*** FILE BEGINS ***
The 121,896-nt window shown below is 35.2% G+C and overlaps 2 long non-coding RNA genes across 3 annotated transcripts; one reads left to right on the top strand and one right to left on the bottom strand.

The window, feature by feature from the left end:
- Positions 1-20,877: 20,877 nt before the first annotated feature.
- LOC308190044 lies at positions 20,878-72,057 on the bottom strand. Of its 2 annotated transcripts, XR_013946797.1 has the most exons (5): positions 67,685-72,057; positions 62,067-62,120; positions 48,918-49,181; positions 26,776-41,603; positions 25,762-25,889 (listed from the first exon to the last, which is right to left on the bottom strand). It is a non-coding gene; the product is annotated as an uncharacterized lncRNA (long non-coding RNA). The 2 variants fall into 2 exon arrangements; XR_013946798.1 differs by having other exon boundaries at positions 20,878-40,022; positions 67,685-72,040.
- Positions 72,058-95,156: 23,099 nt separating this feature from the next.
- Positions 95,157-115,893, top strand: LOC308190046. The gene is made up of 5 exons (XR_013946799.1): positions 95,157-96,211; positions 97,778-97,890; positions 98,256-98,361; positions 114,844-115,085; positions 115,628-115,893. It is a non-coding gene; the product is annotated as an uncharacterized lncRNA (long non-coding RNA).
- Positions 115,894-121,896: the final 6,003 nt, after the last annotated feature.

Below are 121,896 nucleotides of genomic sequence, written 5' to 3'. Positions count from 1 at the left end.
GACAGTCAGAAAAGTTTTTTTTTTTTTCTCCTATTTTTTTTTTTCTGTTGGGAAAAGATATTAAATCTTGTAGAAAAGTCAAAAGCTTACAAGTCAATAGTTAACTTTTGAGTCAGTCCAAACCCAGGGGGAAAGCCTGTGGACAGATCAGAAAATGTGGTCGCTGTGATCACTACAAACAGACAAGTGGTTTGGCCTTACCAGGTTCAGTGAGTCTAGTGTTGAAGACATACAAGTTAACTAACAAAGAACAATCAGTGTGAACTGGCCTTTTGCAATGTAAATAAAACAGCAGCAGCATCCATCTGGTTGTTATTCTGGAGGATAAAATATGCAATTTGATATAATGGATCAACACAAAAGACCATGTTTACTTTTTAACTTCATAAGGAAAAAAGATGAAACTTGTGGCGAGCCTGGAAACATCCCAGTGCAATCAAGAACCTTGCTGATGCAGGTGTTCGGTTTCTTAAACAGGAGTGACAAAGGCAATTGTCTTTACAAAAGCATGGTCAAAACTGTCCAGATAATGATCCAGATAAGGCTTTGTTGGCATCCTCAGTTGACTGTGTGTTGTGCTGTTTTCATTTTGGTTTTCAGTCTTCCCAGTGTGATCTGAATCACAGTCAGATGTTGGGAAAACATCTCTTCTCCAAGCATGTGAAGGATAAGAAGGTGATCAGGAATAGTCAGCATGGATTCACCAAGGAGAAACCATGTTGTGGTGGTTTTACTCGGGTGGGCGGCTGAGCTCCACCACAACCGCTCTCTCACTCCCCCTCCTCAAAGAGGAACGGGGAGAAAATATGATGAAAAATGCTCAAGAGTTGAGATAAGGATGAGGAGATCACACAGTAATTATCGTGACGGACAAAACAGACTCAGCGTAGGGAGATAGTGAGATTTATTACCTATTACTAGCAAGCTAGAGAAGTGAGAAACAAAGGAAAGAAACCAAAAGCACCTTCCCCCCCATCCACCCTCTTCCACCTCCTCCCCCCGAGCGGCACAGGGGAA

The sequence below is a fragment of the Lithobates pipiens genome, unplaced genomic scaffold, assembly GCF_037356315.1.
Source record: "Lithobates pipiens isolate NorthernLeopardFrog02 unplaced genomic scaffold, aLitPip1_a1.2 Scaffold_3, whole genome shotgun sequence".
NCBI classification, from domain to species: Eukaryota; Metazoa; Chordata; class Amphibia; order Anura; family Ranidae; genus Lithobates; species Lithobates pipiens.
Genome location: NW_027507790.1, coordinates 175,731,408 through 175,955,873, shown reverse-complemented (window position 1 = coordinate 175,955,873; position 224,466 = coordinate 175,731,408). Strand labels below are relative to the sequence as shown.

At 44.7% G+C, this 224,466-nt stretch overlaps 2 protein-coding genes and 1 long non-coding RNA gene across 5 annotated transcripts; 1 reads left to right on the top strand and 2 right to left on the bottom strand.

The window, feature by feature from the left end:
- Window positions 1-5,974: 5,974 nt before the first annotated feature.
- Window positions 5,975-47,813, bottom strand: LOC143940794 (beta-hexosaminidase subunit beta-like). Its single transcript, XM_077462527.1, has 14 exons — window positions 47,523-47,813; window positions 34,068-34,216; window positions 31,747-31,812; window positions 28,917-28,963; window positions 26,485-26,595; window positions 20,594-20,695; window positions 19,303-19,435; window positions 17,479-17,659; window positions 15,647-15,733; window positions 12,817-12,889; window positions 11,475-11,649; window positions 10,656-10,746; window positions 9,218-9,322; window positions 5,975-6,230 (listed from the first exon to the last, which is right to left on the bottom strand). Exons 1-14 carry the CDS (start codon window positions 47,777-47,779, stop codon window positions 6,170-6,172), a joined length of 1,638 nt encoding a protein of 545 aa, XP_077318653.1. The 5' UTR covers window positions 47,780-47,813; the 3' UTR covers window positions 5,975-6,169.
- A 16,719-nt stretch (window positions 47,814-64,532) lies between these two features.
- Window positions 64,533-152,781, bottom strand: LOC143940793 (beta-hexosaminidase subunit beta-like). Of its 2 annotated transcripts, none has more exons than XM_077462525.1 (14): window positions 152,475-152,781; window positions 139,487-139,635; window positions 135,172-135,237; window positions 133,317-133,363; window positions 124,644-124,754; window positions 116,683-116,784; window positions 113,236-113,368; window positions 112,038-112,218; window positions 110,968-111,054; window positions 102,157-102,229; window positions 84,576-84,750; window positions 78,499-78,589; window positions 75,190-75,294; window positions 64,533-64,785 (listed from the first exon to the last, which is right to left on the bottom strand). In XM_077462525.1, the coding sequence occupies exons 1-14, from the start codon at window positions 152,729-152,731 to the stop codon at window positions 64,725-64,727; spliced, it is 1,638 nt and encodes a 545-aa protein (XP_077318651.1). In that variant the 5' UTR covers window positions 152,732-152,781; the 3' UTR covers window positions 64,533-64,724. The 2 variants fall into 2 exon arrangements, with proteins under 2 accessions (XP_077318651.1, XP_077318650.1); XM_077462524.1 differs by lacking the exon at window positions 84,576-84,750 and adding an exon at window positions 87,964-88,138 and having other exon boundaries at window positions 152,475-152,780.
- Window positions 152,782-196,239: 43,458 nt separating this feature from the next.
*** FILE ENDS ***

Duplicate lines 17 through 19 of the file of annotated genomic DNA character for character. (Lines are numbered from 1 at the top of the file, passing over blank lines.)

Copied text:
- Window positions 5,975-47,813, bottom strand: LOC143940794 (beta-hexosaminidase subunit beta-like). Its single transcript, XM_077462527.1, has 14 exons — window positions 47,523-47,813; window positions 34,068-34,216; window positions 31,747-31,812; window positions 28,917-28,963; window positions 26,485-26,595; window positions 20,594-20,695; window positions 19,303-19,435; window positions 17,479-17,659; window positions 15,647-15,733; window positions 12,817-12,889; window positions 11,475-11,649; window positions 10,656-10,746; window positions 9,218-9,322; window positions 5,975-6,230 (listed from the first exon to the last, which is right to left on the bottom strand). Exons 1-14 carry the CDS (start codon window positions 47,777-47,779, stop codon window positions 6,170-6,172), a joined length of 1,638 nt encoding a protein of 545 aa, XP_077318653.1. The 5' UTR covers window positions 47,780-47,813; the 3' UTR covers window positions 5,975-6,169.
- A 16,719-nt stretch (window positions 47,814-64,532) lies between these two features.
- Window positions 64,533-152,781, bottom strand: LOC143940793 (beta-hexosaminidase subunit beta-like). Of its 2 annotated transcripts, none has more exons than XM_077462525.1 (14): window positions 152,475-152,781; window positions 139,487-139,635; window positions 135,172-135,237; window positions 133,317-133,363; window positions 124,644-124,754; window positions 116,683-116,784; window positions 113,236-113,368; window positions 112,038-112,218; window positions 110,968-111,054; window positions 102,157-102,229; window positions 84,576-84,750; window positions 78,499-78,589; window positions 75,190-75,294; window positions 64,533-64,785 (listed from the first exon to the last, which is right to left on the bottom strand). In XM_077462525.1, the coding sequence occupies exons 1-14, from the start codon at window positions 152,729-152,731 to the stop codon at window positions 64,725-64,727; spliced, it is 1,638 nt and encodes a 545-aa protein (XP_077318651.1). In that variant the 5' UTR covers window positions 152,732-152,781; the 3' UTR covers window positions 64,533-64,724. The 2 variants fall into 2 exon arrangements, with proteins under 2 accessions (XP_077318651.1, XP_077318650.1); XM_077462524.1 differs by lacking the exon at window positions 84,576-84,750 and adding an exon at window positions 87,964-88,138 and having other exon boundaries at window positions 152,475-152,780.